About the Priority Criminal Justice Needs Initiative
The fundamental goal of the high priority needs initiative is to enable innovation in the U.S. criminal justice enterprise – including law enforcement, corrections, and the courts. What innovation means for organizations falls across a wide spectrum, from incremental changes that enable agencies to do tasks they now do better, to become more efficient, and to solve current problems up to transformational changes that make it possible to do entirely new things or accomplish objectives in new ways.
Innovation often is triggered by technological changes. However, while technology often plays a part in innovation, it is not the whole story – and sometimes not even part of the story. Organizational innovation can involve:
- New or better technologies,
- Changes in personnel training that transform the way individuals use technologies or carry out their duties, and,
- Changes in organizational policies and practices that shape not just how tasks are done but that can either enable or hinder innovation by how the agency is positioned to respond to new challenges or opportunities.
Though sometimes one of these is enough, innovation can (and often does) require a combination of all three. To innovate effectively today, criminal justice agencies need to know what options are available to them now to solve current problems or improve on current practices. To innovate effectively in the future, a broader community – including not just practitioner agencies but the federal government and technology providers – needs sufficient foresight to identify emerging problems and opportunities; to identify combinations of technology, training, and policy that can address them; and to identify which of those options we should pursue now so the tools the criminal justice community will need to be effective in the future will be available. The goal of this research effort is to provide this foresight for the criminal justice enterprise.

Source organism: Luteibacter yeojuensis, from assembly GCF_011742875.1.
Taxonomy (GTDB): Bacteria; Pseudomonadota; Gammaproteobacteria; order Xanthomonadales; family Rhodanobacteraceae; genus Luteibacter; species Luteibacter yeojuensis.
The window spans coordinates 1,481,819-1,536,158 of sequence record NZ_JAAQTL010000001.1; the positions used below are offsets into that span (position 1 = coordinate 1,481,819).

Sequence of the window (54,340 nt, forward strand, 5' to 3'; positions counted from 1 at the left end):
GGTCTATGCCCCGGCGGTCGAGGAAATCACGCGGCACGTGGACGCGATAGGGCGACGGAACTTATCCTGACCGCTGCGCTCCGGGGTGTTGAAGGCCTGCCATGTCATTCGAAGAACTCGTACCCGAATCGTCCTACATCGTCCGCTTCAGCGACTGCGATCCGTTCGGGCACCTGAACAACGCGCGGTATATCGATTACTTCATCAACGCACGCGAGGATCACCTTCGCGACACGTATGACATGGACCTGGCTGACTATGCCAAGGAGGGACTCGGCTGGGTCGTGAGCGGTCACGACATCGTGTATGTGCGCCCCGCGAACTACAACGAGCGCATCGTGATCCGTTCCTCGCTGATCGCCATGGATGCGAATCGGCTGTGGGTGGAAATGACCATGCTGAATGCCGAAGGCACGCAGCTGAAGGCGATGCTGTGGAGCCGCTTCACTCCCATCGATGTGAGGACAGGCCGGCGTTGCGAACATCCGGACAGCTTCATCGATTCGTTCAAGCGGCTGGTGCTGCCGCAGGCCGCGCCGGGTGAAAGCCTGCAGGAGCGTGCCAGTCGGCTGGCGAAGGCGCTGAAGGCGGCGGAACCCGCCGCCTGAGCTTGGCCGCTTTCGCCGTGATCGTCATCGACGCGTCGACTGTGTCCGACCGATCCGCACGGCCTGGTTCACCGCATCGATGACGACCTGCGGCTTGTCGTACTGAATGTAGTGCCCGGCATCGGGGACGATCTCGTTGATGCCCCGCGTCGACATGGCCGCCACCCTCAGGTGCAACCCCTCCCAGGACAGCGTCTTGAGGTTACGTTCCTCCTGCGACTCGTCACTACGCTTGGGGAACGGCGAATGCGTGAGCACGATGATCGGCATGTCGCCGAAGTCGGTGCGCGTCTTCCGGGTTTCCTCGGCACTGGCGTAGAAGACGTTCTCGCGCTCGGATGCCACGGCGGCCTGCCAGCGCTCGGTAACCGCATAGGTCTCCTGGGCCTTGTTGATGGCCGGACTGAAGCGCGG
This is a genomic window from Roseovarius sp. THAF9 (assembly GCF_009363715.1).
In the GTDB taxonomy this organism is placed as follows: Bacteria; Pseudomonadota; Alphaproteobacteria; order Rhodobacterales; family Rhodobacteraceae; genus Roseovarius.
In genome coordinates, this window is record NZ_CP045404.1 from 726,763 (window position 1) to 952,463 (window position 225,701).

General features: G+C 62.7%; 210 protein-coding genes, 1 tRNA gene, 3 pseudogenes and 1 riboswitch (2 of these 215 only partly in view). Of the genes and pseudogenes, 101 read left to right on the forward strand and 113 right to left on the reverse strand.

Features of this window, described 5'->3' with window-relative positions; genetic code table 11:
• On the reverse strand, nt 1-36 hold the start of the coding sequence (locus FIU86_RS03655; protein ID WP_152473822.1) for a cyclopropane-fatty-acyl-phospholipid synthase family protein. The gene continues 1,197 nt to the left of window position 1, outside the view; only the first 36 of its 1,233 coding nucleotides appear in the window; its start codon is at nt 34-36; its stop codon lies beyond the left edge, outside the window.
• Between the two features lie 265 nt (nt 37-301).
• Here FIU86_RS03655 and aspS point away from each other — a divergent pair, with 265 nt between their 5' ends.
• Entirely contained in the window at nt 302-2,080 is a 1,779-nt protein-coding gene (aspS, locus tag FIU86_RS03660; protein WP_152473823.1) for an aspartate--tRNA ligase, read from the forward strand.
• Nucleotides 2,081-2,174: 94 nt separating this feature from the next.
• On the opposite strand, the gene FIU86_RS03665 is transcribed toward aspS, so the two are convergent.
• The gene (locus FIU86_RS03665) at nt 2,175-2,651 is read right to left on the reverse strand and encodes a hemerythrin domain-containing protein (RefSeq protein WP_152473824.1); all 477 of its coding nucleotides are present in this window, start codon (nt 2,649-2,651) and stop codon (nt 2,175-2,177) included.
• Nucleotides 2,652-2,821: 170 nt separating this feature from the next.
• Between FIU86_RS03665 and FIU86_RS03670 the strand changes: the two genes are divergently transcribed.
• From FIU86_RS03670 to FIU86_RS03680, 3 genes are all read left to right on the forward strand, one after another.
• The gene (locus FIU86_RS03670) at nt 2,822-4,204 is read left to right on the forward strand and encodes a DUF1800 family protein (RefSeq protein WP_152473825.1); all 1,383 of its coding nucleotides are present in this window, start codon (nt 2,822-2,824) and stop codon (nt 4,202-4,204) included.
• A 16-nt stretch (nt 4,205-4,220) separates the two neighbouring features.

Current Initiative Efforts
The research team is currently involved in five major efforts:
- Assessing community and institutional corrections needs. RAND and the University of Denver held a Corrections Advisory Panel in RAND's Washington Metropolitan area office on May 19-22, 2014, to identify and prioritize needs across the corrections sector. Participants included corrections professionals from more than 20 agencies from across the country.
- Examining future technology needs in law enforcement. RAND held a Law Enforcement Futuring Workshop in RAND's Washington Metropolitan area office on June 22-25, 2014, to explore how key trends in society and technology could challenge law enforcement agencies. Participants crafted possible future scenarios and explored technology requirements under different future conditions.
- Identifying criminal justice needs regarding digital evidence. PERF and RAND held a technology workshop in PERF's Washington, DC office on June 28-29, 2014, that focused on issues around the collection, analysis, search, and use of digital evidence. Participants identified and prioritized technology needs focused on increasing effectiveness of criminal justice agencies with respect to digital evidence and its use in court proceedings.
- Assessing the implications of Web 3.0+ technologies for criminal justice. RAND will convene a technology workshop focused on the potential implications of Web 3.0 and future information technologies for criminal justice practice. Participants will look forward approximately five years to discuss what Web and Internet-related technologies are likely to be available (either freely or commercially) to the public, law enforcement, and criminals, and assess the potential impact of those technologies.
- Examining technology issues in the court system. RTI International and RAND are carrying out foundational research and outreach related to identifying technology issues related to court operations and functioning. This research is intended to support a future Courts Advisory Panel to broadly identify and prioritize court technology needs.